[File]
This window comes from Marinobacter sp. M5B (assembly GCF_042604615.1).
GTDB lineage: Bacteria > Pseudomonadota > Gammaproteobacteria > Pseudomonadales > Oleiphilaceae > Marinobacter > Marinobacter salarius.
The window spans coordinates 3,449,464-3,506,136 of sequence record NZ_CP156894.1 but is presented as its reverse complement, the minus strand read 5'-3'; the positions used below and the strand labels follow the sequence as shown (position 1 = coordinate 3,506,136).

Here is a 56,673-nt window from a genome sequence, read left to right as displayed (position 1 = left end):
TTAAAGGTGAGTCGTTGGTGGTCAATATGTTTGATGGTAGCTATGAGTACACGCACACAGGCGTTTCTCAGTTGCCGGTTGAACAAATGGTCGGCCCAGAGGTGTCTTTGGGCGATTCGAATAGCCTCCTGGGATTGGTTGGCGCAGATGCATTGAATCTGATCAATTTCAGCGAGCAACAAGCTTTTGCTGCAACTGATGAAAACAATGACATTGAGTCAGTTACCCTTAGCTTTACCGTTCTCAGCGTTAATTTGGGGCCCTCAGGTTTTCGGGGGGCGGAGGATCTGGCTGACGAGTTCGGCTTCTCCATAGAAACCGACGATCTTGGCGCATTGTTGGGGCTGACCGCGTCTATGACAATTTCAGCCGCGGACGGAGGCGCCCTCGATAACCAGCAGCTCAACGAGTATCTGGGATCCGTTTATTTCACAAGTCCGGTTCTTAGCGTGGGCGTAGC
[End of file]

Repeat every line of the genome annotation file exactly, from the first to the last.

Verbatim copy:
This window comes from Marinobacter sp. M5B (assembly GCF_042604615.1).
GTDB lineage: Bacteria > Pseudomonadota > Gammaproteobacteria > Pseudomonadales > Oleiphilaceae > Marinobacter > Marinobacter salarius.
The window spans coordinates 3,449,464-3,506,136 of sequence record NZ_CP156894.1 but is presented as its reverse complement, the minus strand read 5'-3'; the positions used below and the strand labels follow the sequence as shown (position 1 = coordinate 3,506,136).

Here is a 56,673-nt window from a genome sequence, read left to right as displayed (position 1 = left end):
TTAAAGGTGAGTCGTTGGTGGTCAATATGTTTGATGGTAGCTATGAGTACACGCACACAGGCGTTTCTCAGTTGCCGGTTGAACAAATGGTCGGCCCAGAGGTGTCTTTGGGCGATTCGAATAGCCTCCTGGGATTGGTTGGCGCAGATGCATTGAATCTGATCAATTTCAGCGAGCAACAAGCTTTTGCTGCAACTGATGAAAACAATGACATTGAGTCAGTTACCCTTAGCTTTACCGTTCTCAGCGTTAATTTGGGGCCCTCAGGTTTTCGGGGGGCGGAGGATCTGGCTGACGAGTTCGGCTTCTCCATAGAAACCGACGATCTTGGCGCATTGTTGGGGCTGACCGCGTCTATGACAATTTCAGCCGCGGACGGAGGCGCCCTCGATAACCAGCAGCTCAACGAGTATCTGGGATCCGTTTATTTCACAAGTCCGGTTCTTAGCGTGGGCGTAGC